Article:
As we’re now vaccinating younger people (hello!) I thought I’d give you some advice about how to convince people to get their vaccine. The vast majority of people are getting their vaccines (where available) but we can always encourage more.
Note: I mention needles but don’t give any detail and there are no pictures.
A lot of this will also be true about other things to do with health too, like different contraception methods, HIV drugs, and even condoms. This article is aimed at you, the curious, do-good, activist reader, who wants to convince more people to get a vaccine. You know, some of the things you might be trying may do more harm than good right?
To tackle diseases, governments should look after their citizens by providing healthcare services, good pay, sick pay and generous welfare.* Then we play our part by getting vaccinated, having safer sex, taking time off work or school, getting treatment, recovering, sneezing into tissues, washing hands and, lately, wearing masks. These things all help to protect ourselves but they also protect other people around us.
One of the main ways that we are dealing with Covid-19 is through vaccinating people. Vaccines help stop individuals from getting ill. If enough people get a vaccine then this coronavirus won’t be able to spread as far because fewer people can get it and pass it on.
“When a lot of people in a community are vaccinated the pathogen has a hard time circulating because most of the people it encounters are immune. So the more that others are vaccinated, the less likely people who are unable to be protected by vaccines are at risk of even being exposed to the harmful pathogens. This is called herd immunity.”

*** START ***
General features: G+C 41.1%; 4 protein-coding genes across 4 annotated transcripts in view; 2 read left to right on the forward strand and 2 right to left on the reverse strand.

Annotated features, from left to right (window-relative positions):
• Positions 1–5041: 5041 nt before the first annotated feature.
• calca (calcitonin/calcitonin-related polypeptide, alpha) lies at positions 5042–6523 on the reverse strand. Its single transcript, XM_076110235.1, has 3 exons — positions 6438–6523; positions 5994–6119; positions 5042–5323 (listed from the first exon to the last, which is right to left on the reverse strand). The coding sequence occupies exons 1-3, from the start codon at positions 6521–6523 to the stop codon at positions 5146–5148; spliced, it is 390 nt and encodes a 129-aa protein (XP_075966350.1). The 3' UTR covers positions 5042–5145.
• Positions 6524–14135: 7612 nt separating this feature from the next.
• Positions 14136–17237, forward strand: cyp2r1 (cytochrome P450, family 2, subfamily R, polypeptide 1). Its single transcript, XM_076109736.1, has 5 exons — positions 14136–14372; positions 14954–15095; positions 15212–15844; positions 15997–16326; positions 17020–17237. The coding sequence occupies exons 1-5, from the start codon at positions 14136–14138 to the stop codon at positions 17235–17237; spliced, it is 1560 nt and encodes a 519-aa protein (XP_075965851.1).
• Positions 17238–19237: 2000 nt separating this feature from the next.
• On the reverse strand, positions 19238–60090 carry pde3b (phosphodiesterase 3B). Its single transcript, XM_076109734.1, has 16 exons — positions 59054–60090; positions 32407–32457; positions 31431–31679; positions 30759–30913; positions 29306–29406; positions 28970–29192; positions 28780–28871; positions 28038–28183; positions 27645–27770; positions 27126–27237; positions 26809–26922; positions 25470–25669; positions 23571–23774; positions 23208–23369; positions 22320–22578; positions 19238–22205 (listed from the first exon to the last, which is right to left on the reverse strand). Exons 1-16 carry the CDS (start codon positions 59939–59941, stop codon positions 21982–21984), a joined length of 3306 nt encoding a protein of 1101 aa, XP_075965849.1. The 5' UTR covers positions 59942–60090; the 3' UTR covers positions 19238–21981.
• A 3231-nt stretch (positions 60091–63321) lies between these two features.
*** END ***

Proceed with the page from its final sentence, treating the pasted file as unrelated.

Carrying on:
Why it’s important that lots of people get it
This herd immunity means that we need lots of people who can get vaccinated to get vaccinated because then it also protects the whole community. Some people can’t get vaccinated because of other health reasons, or because they are kids. And some people don’t want to get vaccinated for other reasons.
So this means that there is a lot of pressure on people to get vaccinated. You might be thinking that this is a good thing. Vaccines are good, they are good for all of us, so we should pressure everyone to get one shouldn’t we? Well, no, we shouldn’t.
This ‘common sense’ idea might actually be doing more harm than good. If you are yelling at people on social media about it, or getting into long arguments about it, or even if you are giving people tons of information, you might actually be preventing people getting their vaccine. How?
*Some governments do these things better than others. Many countries and regions are just not able to do these things because of the history of colonisation and capitalism which has extracted wealth and power from the global south.
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There are a lot of reasons for why some people might be hesitant about getting a vaccine. The decisions that we make about our health are a combination of:
- the information we have,
- our ability to do something,
- the feelings about it, and
- our core values and beliefs.
Each of these things interact with each other. So it can be a complex mess of reasons for why some people do or don’t get vaccinated. It’s really key to understand this if you are going to try to convince people to get vaccinated.
You also need to be really empathetic if you are going to try and convince someone to get their vaccines. For example, it’s really really understandable why a lot of black and south Asian people might be a bit cautious about healthcare generally when you know a bit more about the history of racism in public healthcare.
Also a lot of people might not have had great experiences with healthcare in the past. It can be very traumatising for some people to go to a doctor or a healthcare practitioner. Some people (like me) might also be needle phobic (I still got mine, I was brave).
So just shouting at everyone to ‘get your vaccine’ is not helpful because everyone is different. Some of us are going to be more able to feel like we can get vaccinated than others. It’s a spectrum. If you yell at people it doesn’t actually change their view, it has the opposite effect. These are known as backfire effects.
What should you do?